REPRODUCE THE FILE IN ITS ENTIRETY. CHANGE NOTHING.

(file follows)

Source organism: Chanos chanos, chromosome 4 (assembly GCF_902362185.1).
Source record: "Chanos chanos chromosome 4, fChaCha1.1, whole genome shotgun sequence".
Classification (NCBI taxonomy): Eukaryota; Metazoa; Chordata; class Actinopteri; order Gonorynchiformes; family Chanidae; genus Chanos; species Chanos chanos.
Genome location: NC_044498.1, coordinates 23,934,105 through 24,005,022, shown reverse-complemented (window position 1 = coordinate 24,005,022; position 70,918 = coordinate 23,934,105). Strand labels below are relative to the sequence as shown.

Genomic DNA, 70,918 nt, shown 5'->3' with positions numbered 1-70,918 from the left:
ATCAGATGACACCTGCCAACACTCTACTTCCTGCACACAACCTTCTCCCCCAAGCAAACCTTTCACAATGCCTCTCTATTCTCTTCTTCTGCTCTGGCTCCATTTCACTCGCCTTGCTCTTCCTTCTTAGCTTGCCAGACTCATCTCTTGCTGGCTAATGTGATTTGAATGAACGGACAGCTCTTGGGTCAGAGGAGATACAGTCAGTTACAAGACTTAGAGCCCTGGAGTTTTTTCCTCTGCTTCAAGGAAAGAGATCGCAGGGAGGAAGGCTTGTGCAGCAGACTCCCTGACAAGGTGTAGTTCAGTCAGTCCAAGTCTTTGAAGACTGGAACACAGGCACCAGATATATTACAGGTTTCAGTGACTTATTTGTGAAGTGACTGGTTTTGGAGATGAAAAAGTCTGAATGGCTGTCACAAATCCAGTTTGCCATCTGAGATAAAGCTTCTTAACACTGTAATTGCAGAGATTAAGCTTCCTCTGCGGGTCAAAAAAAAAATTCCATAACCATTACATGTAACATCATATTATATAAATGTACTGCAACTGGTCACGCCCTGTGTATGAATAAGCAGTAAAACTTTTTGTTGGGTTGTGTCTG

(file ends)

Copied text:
Source organism: Chanos chanos, chromosome 4 (assembly GCF_902362185.1).
Source record: "Chanos chanos chromosome 4, fChaCha1.1, whole genome shotgun sequence".
Classification (NCBI taxonomy): Eukaryota; Metazoa; Chordata; class Actinopteri; order Gonorynchiformes; family Chanidae; genus Chanos; species Chanos chanos.
Genome location: NC_044498.1, coordinates 23,934,105 through 24,005,022, shown reverse-complemented (window position 1 = coordinate 24,005,022; position 70,918 = coordinate 23,934,105). Strand labels below are relative to the sequence as shown.

Genomic DNA, 70,918 nt, shown 5'->3' with positions numbered 1-70,918 from the left:
ATCAGATGACACCTGCCAACACTCTACTTCCTGCACACAACCTTCTCCCCCAAGCAAACCTTTCACAATGCCTCTCTATTCTCTTCTTCTGCTCTGGCTCCATTTCACTCGCCTTGCTCTTCCTTCTTAGCTTGCCAGACTCATCTCTTGCTGGCTAATGTGATTTGAATGAACGGACAGCTCTTGGGTCAGAGGAGATACAGTCAGTTACAAGACTTAGAGCCCTGGAGTTTTTTCCTCTGCTTCAAGGAAAGAGATCGCAGGGAGGAAGGCTTGTGCAGCAGACTCCCTGACAAGGTGTAGTTCAGTCAGTCCAAGTCTTTGAAGACTGGAACACAGGCACCAGATATATTACAGGTTTCAGTGACTTATTTGTGAAGTGACTGGTTTTGGAGATGAAAAAGTCTGAATGGCTGTCACAAATCCAGTTTGCCATCTGAGATAAAGCTTCTTAACACTGTAATTGCAGAGATTAAGCTTCCTCTGCGGGTCAAAAAAAAAATTCCATAACCATTACATGTAACATCATATTATATAAATGTACTGCAACTGGTCACGCCCTGTGTATGAATAAGCAGTAAAACTTTTTGTTGGGTTGTGTCTG